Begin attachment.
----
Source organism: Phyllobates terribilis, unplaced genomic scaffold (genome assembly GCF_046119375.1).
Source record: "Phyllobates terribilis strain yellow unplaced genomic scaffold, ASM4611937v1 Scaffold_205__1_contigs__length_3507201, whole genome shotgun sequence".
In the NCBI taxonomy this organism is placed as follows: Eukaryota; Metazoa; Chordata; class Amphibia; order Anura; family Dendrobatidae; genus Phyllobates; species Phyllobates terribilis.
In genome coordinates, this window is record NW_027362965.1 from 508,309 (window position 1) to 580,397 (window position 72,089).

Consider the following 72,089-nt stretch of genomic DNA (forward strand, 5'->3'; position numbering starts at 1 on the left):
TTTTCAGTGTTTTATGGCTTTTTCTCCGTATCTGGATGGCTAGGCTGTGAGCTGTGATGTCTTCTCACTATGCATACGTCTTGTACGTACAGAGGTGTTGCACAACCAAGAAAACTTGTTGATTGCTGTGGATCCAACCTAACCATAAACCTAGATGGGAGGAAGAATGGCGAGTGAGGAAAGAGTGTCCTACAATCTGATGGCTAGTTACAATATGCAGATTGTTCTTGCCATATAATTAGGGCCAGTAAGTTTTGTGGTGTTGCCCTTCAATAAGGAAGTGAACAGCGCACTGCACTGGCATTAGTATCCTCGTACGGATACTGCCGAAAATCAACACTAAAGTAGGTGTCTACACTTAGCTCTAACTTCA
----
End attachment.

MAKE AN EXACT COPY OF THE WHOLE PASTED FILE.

Source organism: Phyllobates terribilis, unplaced genomic scaffold (genome assembly GCF_046119375.1).
Source record: "Phyllobates terribilis strain yellow unplaced genomic scaffold, ASM4611937v1 Scaffold_205__1_contigs__length_3507201, whole genome shotgun sequence".
In the NCBI taxonomy this organism is placed as follows: Eukaryota; Metazoa; Chordata; class Amphibia; order Anura; family Dendrobatidae; genus Phyllobates; species Phyllobates terribilis.
In genome coordinates, this window is record NW_027362965.1 from 508,309 (window position 1) to 580,397 (window position 72,089).

Consider the following 72,089-nt stretch of genomic DNA (forward strand, 5'->3'; position numbering starts at 1 on the left):
TTTTCAGTGTTTTATGGCTTTTTCTCCGTATCTGGATGGCTAGGCTGTGAGCTGTGATGTCTTCTCACTATGCATACGTCTTGTACGTACAGAGGTGTTGCACAACCAAGAAAACTTGTTGATTGCTGTGGATCCAACCTAACCATAAACCTAGATGGGAGGAAGAATGGCGAGTGAGGAAAGAGTGTCCTACAATCTGATGGCTAGTTACAATATGCAGATTGTTCTTGCCATATAATTAGGGCCAGTAAGTTTTGTGGTGTTGCCCTTCAATAAGGAAGTGAACAGCGCACTGCACTGGCATTAGTATCCTCGTACGGATACTGCCGAAAATCAACACTAAAGTAGGTGTCTACACTTAGCTCTAACTTCA